Let's talk about money.
It's not a polite topic of conversation, but money has been on my mind lately. Maybe it is because tax season is gearing up. Maybe it is because workplaces have been adjusting their budgets and setting salaries for the new year. Or maybe it is because Dan and I have been in the process of buying and selling houses, but whatever the reason, I have been keenly aware that my current attitude towards money seems to be bucking everything my divinity school education espoused.
Christian ideas about money are complicated. Even religious ideas that are not Christian--Buddhist or humanist, for instance--struggle with what to do about consumerism and wealth. Money is a necessary but not desirable evil. It is part of living in the world but too easily can make us become of the world. The gap between rich and poor reminds us that the world is not as it should be, and our attachment to goods and spending distracts us from what most matters.
We know all of this. But the problems always come when we begin thinking concretely. How much money is too much? How am I disinterested towards my wealth? Should I invest to take care of myself and my future at the expense of others? Should I delight in turning a profit or feel guilty for taking advantage? Do I try to play fairly within the system or abandon the system altogether?
When I was at Vanderbilt, we answered those questions in extremes. Capitalism would never redeem us, so we needed to find an alternative. We would read writings from our Latin American neighbors and hear Jesus' message differently, understanding that Jesus came to transform not only people's spirits but their physical realities. Our class discussions proved vital and rich (no pun intend) but we never except once ventured into the territory of talking about mortgages and retirement and equal pay.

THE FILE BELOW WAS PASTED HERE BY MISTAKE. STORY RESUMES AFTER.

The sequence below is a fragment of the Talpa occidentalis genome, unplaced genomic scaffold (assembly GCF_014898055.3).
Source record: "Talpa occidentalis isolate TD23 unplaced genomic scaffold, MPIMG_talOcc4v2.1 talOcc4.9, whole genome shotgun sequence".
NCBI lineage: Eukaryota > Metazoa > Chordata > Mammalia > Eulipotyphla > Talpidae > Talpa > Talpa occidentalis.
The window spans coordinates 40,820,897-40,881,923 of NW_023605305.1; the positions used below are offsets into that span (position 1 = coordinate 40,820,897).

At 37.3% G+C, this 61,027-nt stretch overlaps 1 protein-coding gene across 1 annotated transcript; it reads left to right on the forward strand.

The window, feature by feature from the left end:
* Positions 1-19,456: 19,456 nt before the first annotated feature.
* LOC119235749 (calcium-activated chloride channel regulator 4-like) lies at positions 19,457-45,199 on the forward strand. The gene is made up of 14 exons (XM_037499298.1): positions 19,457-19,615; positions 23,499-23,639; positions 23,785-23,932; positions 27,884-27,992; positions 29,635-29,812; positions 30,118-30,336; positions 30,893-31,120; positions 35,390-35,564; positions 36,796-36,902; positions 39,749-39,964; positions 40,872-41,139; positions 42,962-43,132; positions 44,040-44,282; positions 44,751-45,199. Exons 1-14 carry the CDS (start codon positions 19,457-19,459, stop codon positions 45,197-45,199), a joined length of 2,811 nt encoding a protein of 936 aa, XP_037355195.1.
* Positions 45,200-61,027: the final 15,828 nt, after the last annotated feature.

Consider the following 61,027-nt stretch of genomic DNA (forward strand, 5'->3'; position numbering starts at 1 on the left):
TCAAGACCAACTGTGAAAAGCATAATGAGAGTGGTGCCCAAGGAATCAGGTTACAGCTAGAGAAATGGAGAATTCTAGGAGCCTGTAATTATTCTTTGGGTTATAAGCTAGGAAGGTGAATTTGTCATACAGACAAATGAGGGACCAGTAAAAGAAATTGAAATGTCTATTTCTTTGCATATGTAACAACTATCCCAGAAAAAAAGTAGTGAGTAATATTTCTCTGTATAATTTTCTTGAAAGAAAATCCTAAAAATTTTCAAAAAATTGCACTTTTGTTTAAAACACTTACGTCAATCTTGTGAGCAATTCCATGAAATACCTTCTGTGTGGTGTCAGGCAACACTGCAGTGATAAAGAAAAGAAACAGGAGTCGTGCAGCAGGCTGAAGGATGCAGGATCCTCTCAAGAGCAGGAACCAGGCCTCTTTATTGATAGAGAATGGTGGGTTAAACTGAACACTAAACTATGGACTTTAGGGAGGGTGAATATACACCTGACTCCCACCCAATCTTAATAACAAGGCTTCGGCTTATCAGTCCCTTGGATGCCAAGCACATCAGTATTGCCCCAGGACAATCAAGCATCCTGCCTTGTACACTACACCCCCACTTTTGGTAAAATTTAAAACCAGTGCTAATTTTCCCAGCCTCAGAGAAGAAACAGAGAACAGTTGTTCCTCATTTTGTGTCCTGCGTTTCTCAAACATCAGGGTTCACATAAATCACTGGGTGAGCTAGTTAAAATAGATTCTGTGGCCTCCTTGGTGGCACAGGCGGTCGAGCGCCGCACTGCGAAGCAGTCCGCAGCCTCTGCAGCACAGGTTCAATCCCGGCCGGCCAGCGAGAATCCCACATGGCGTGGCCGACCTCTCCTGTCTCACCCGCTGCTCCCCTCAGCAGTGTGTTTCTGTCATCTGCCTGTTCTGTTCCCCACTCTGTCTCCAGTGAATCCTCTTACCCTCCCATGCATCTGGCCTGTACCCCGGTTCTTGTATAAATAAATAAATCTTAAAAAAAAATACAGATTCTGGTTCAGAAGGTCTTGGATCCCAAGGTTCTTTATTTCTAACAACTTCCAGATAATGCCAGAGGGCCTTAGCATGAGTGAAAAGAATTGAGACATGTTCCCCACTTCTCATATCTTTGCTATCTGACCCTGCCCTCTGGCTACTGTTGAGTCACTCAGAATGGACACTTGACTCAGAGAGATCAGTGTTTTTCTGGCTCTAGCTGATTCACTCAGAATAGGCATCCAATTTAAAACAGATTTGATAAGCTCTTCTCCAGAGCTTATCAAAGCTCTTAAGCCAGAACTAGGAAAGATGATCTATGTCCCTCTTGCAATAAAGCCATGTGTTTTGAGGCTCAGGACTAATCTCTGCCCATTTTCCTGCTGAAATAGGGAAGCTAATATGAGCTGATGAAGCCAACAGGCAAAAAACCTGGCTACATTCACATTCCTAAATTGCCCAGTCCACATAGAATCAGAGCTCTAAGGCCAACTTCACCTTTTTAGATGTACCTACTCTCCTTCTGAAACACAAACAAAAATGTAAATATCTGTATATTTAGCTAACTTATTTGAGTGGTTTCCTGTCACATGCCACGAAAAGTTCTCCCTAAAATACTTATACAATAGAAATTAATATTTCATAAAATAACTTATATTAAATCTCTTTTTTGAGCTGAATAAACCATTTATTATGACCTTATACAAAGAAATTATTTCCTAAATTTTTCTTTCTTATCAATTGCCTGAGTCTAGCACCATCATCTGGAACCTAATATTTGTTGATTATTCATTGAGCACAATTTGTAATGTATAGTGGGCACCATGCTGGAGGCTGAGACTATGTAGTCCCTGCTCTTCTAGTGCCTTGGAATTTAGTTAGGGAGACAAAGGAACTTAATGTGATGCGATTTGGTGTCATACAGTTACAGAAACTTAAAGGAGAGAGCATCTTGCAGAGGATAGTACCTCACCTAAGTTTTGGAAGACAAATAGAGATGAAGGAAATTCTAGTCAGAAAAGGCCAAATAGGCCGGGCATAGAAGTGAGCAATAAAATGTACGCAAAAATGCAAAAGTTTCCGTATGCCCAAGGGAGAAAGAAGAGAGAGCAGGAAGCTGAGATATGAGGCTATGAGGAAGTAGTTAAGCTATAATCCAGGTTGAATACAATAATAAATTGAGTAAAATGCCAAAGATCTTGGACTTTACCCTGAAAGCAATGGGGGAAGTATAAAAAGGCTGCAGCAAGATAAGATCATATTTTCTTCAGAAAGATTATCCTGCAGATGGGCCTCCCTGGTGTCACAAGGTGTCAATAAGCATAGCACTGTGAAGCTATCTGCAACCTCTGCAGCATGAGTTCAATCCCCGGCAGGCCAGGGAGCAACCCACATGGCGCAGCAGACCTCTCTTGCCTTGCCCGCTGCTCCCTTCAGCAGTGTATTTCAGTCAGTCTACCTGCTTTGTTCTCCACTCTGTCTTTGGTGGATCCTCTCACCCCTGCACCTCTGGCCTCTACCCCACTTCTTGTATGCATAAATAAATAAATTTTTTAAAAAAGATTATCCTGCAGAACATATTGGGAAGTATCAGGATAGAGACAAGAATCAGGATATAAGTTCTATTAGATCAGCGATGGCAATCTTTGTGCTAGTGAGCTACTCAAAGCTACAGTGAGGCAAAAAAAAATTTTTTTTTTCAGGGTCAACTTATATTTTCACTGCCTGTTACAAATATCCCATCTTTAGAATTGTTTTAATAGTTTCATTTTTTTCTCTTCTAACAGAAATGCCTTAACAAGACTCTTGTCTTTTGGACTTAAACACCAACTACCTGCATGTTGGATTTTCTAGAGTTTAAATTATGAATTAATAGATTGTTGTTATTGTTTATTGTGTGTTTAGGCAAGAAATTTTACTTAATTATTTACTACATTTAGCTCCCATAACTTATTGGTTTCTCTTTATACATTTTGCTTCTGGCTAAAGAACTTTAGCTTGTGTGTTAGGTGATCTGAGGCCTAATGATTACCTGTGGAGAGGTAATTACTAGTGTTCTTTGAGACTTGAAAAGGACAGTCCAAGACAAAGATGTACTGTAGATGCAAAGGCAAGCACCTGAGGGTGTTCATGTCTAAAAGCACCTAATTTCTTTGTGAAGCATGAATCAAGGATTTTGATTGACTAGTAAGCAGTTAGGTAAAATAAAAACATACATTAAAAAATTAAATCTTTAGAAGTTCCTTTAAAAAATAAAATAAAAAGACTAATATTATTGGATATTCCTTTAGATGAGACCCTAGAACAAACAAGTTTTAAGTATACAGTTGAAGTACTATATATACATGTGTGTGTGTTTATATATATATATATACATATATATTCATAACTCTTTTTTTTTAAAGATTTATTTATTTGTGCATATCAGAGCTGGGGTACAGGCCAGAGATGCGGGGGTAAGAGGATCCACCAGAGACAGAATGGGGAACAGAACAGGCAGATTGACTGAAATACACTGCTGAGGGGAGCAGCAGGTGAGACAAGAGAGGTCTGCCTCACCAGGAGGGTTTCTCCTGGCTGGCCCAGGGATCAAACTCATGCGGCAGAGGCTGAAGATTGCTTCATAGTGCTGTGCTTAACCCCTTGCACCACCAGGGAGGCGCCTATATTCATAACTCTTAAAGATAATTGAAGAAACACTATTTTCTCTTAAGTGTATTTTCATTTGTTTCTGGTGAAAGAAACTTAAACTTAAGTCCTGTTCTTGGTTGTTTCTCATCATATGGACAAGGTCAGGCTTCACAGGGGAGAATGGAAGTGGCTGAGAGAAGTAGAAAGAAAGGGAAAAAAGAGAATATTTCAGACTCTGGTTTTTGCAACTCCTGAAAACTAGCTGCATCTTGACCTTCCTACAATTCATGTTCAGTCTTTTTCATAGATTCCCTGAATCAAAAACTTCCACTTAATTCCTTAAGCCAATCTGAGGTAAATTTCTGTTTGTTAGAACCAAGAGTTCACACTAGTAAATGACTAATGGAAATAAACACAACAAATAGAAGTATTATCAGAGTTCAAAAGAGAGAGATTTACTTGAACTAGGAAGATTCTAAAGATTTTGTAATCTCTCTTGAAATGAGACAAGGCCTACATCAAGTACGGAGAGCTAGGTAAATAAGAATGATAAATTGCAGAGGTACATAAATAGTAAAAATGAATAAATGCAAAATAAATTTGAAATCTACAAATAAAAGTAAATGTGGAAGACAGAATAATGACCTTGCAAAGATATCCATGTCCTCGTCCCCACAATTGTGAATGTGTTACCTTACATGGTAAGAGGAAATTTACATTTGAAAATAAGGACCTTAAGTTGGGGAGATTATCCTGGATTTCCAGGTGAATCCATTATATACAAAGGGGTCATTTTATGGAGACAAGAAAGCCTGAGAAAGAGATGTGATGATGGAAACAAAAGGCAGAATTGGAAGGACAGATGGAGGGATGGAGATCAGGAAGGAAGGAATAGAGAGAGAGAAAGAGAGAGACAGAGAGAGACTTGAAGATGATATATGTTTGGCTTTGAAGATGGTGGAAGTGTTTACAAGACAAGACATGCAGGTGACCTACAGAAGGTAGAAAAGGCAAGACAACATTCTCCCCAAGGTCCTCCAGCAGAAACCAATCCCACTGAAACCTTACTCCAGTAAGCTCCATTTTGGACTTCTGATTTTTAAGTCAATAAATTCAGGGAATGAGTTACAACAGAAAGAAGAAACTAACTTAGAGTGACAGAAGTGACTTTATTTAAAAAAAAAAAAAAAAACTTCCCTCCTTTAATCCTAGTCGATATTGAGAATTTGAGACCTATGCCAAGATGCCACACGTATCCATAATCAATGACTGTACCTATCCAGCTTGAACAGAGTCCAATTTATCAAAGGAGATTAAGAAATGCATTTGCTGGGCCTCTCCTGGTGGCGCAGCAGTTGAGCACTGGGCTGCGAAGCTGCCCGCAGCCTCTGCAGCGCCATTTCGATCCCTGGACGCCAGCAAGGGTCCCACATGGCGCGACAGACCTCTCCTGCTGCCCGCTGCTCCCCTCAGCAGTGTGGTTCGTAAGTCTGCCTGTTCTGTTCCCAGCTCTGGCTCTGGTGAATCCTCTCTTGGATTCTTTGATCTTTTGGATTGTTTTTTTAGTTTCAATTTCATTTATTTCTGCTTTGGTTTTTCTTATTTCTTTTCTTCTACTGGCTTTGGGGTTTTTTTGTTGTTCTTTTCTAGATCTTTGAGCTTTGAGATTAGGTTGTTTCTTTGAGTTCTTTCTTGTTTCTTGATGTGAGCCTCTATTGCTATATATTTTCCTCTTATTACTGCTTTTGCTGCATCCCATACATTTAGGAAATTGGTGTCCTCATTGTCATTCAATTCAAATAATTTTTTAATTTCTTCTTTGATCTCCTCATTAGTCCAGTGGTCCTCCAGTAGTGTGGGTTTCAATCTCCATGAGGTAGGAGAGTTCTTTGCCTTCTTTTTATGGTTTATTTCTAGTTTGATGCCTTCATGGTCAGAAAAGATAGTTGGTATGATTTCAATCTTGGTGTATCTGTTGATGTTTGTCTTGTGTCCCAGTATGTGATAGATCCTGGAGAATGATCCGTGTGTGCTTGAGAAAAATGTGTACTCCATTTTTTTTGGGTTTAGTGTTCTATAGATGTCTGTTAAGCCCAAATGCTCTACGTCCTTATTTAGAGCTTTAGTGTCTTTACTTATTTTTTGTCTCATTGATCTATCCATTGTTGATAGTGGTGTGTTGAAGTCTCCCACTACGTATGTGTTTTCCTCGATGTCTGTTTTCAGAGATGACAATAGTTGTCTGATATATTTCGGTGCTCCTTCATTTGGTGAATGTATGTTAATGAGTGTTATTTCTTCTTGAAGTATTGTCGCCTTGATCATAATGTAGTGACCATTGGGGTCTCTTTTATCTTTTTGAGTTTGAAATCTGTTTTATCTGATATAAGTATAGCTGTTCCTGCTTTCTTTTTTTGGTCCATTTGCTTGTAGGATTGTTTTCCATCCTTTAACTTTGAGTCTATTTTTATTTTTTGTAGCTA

As the classroom becomes more and more distant, structural change becomes harder and harder to fathom. Sermons will not usually entertain such drastic ideas because the stakes are higher, the implications more real. Disruptions to the goodness and inevitability of money and financial security come to me every so often: in the form of scripture, certainly, and through a few minimalist blogs I follow which challenge the belief that we need more--more stuff, more money, more content to fill our lives.
But I want there to be an "in-between" space that does not seem to receive much attention or vocalization. In the here-and-now, I cannot simply despise money. While I do not want to take on the values of Wall Street or grow my own bank account to the detriment of others (although I would be remiss if I did not note that tragically, with the way we source our goods, that happens sometimes, often without our knowledge and awareness), I must recognize that money is our conduit to much of creation. And creation, according to my view of the world and our Creator, should be savored.
I give thanks for our home, which allows us to gather with ones whom we love and refresh ourselves after long days of work. I give thanks for the food we buy and for which we allocate a large portion of our budget because it fuels us and delights us. I even find it right to give thanks for those things which bear little resemblance to creation in its most natural, unaltered state, like bicycles and computers and flashlights, which come about because of human creativity and ingenuity, which keep us connected and safe and productive and make our lives easier and more full.
There is a huge problem on the macroscopic level with money. But on the microscopic level right now, I need to practice gratitude. I find myself wanting to give more when I think about how much I have been given, to share the joy that a good meal or stylish jacket or affordable home bestowed upon me. Gratitude accomplishes more than guilt or greed can. It does not create excuses or justifications, but it, at its best, allows us to hold stuff loosely and yet with reverence in the hopes that no hand remains empty.